Mark Blasini


Market like a spider


As you remember learning in grade school, when a spider wants to catch its prey, it doesn't start by chasing after it. Nor does it try to get its prey's attention with some sweet-smelling trap.

Instead, it builds a web - an elaborate, finely-threaded, sticky web, one that is virtually impossible for its prey to see - in places where its prey is most likely to fly.

Then the spider just sits back and waits for an unsuspecting fly to come buzzing around and get stuck on the web, at which point the spider moseys on over and takes its meal.

Reading about my favorite bloggers, artists, writers, and entrepreneurs, I find that they too had this "web" approach to marketing. Instead of chasing after people or announcing some flashy, attractive offering, they focused on building a large network of connections that would promote them or their blog, books, business, etc.

Think of Tim Ferriss, for example, who, as he was writing his soon-to-be bestselling book, The†4 Hour Workweek, spent a year or so building connections with everyone and anyone. He made friends with inventors, tech forums, bloggers, entrepreneurs, etc. Like the sticky strings of a spider's web catching hold of an unsuspecting fly, it was these people who put the word out for his book.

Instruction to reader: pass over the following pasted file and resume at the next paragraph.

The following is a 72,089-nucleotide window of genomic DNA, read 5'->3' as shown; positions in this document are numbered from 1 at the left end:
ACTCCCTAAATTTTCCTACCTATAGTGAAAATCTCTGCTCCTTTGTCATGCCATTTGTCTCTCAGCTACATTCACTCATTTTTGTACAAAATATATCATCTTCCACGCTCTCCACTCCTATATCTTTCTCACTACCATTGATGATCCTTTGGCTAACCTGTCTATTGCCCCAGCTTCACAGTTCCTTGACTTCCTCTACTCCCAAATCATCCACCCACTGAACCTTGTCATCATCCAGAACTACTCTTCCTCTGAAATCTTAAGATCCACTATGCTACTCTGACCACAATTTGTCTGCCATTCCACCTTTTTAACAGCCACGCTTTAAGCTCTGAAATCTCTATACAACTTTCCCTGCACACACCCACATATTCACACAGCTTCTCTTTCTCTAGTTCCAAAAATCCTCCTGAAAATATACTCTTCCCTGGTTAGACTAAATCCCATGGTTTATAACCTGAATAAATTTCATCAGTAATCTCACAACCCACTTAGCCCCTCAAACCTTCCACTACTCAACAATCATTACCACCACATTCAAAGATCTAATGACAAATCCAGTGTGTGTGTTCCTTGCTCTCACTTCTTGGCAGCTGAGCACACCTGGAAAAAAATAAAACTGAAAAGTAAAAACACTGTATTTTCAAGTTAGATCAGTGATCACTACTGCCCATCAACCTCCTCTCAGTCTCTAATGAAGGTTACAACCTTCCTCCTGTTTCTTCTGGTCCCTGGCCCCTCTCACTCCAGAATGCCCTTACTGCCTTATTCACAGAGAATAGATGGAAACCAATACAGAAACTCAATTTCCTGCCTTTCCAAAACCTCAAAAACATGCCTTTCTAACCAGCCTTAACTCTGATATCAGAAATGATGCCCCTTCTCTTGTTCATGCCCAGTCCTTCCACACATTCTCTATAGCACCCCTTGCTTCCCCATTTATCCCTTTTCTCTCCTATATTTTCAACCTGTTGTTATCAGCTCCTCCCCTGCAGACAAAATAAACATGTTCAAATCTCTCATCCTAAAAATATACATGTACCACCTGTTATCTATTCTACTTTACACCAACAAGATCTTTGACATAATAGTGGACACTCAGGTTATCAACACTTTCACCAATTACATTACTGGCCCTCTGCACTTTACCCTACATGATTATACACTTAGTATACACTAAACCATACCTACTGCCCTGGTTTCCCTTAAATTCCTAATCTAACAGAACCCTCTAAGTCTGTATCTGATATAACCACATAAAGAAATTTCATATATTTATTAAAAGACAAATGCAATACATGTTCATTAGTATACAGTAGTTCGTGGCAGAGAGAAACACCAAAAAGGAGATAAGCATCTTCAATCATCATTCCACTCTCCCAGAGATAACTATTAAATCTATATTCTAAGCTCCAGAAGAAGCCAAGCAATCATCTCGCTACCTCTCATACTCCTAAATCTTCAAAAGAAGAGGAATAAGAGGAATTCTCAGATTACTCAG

With a different take on the strategy, Ryan Holiday, media strategist and author of Trust Me, I'm Lying, didn't market his book by openly promoting it. †Instead, before publishing the book, he staged a web of media stunts on popular blogs and news websites, inventing stories that were passed as "true" and thereby getting a lot of attention from readers.

When it was "revealed" that the stories were false, the readers, curious about who made them up, would research about Holiday and learn about his new book, whose whole premise revolves around how manipulative online media can be.

You don't need to go as extreme Ferriss or Holiday in order to market your blog, book, business, or work of art. †But if you want to use the "web" strategy to do marketing, there are three simple steps you should follow:

  1. Build connections where your potential followers or buyers are. Who are you marketing to? And what blogs or websites do they already visit? Where is their activity? Where do they leave lots of comments?
  2. Form connections with people who already have your audience's attention. Reach out to the bloggers, artists, writers who are writing for the audience you want. †(Make sure these people are accessible.) Email them compliments, ask them for advice, write insightful comments on their posts. Interact with them.
  3. Strengthen the connections by being useful. As you develop relationships with these people, find ways to be useful to them. Share their blog posts. Connect them with people who might be valuable to them. Write them guest posts that you think fit with their website. Bring them people.

Yes, the process can be arduous and take awhile. And like all advice, take this one with a grain of salt.

But the big benefit from this "web" strategy is that it saves you from having to be noisy and selly. †Instead of promoting your work, your connections will do that for you. †All you'll have to do is sit back and wait.